Placed ceremonially in the grounds of the Palace of Westminster, (better known as the Houses of Parliament) stands a bronze statue to one of the most famous Parliamentarians of them all, Oliver Cromwell. Positioned directly outside the House of Commons the once Lord Protector of England holds a sword in his right hand, a bible in his left and wears the uniform of the Parliamentarian New Model Army which he helped create and train.
He is the man that stood up to King Charles, defended the people against the tyranny of the aristocracy and forged a New England out of the Civil war. However, that’s just one side of the story. Many people have questioned whether he should be there at all. He did, in fact, dissolve parliament when it wouldn’t do what he said, much like the King he deposed, and he was personal involved in what we would now recognise as ethnic cleansing in Ireland. There is also the small matter of his lip service paid to the troop’s representatives at the Putney Debates regarding universal male suffrage when he had absolutely no intention of giving it to anyone who didn’t own land, as he did. If you’d rather have a nice small statue in your home for example an Animal Sculpture then a quick trip to https://www.gillparker might be better than this divisive figure.
Oliver Cromwell was not a poor man born, although he certainly used and relied on the poorer people of society, in his Parliamentarian army in the Civil War. His family did well out of the reformation, suddenly getting access to monastic land that wasn’t on the market before as the Monks were using it. He was what we would see as being upper Middle class and the Civil war he fought so well has been seen as the emergence of the Middle Class in England a process began with the Black Death. There is very little evidence of what his life was like before he became a Member of Parliament of Huntingdon for Cambridgeshire in 1628. He was very religious, being a Puritan, and following the Bibles word to the letter. He also believed that God was responsible for his many victories. Whilst he was tolerant of the many sects in the Anglican Church he utterly despised Roman Catholicism. He was a Grammar school boy but had to leave University, where he was studying law and returned home to run the Family estate following the death of his Father.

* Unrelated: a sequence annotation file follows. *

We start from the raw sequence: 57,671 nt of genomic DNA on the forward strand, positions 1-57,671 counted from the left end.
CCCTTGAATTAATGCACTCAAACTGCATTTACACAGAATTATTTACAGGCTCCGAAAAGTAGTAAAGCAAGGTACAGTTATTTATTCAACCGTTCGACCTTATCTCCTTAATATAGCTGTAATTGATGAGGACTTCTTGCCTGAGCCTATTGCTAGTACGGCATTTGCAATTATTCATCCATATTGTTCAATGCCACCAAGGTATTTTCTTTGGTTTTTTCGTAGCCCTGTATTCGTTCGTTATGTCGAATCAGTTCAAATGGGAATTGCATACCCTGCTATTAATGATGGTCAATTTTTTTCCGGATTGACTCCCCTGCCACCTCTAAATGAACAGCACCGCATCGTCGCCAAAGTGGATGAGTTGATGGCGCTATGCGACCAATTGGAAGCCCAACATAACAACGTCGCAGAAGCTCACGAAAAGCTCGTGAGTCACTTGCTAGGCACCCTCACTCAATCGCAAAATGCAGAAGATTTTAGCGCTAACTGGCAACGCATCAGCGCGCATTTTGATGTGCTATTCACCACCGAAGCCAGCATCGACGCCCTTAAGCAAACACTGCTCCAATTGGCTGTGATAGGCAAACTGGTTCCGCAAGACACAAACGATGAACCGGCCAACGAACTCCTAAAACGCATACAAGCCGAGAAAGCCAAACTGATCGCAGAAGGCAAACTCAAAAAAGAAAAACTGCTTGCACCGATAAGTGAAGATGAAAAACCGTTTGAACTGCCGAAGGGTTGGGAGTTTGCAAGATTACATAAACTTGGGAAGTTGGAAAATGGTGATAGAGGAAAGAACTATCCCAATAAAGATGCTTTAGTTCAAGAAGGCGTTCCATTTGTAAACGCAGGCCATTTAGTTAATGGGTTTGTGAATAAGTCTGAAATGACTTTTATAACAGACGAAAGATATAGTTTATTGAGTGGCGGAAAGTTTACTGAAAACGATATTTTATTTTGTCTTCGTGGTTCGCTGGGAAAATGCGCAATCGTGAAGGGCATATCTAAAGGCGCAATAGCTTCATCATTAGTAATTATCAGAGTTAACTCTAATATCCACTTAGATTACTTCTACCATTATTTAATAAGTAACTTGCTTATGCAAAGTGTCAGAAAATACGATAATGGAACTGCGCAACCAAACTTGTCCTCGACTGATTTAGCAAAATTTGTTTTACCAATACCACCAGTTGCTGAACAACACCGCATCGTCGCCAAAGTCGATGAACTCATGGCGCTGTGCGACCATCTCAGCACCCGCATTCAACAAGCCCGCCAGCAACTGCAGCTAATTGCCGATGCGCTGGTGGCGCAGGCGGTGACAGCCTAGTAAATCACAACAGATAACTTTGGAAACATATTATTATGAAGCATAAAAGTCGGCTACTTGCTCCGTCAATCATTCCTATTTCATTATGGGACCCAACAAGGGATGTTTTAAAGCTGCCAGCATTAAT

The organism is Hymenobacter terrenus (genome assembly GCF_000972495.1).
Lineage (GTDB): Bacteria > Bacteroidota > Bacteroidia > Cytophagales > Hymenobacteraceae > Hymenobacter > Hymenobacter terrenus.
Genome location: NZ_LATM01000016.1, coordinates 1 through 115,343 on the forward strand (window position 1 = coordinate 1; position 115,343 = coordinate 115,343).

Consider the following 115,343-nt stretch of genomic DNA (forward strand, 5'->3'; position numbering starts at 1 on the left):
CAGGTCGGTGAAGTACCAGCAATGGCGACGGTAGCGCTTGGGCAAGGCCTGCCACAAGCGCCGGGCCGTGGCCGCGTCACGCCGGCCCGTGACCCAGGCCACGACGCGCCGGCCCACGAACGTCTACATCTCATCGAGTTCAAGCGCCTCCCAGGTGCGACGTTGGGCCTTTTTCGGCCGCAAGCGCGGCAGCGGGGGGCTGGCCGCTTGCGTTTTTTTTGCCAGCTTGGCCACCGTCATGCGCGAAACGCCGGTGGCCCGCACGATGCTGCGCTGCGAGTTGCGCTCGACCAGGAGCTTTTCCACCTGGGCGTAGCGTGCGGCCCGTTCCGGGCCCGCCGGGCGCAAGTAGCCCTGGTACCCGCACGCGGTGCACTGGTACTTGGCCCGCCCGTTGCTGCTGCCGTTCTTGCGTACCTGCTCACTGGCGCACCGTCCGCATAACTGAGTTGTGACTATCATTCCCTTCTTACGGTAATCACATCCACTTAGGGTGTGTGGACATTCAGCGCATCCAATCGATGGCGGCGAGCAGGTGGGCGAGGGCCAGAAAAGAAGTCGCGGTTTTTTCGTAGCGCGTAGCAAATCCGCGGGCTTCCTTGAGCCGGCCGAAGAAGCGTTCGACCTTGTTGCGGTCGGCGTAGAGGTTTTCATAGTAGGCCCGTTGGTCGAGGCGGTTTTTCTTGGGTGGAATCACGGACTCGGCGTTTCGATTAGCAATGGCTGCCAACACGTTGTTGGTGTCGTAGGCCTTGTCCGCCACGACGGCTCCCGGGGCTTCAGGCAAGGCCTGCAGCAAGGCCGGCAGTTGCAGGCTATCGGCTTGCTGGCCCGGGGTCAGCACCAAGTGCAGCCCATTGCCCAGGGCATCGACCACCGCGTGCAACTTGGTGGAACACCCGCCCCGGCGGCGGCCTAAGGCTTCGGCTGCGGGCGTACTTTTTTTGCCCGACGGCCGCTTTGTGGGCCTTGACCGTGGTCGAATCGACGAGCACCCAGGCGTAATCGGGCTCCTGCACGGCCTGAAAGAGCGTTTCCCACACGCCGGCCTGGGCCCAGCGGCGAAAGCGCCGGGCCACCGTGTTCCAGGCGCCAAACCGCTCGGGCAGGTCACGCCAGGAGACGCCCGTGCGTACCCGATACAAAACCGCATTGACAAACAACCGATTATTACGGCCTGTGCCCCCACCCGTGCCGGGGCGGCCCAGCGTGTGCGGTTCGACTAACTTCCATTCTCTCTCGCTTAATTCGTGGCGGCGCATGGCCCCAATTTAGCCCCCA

He remains a controversial figure lauded by many in his own country with some reservations (Churchill saw him as the country’s first military dictator) and hated by an entire Irish nation. The most unparliamentary, parliamentarian of them all.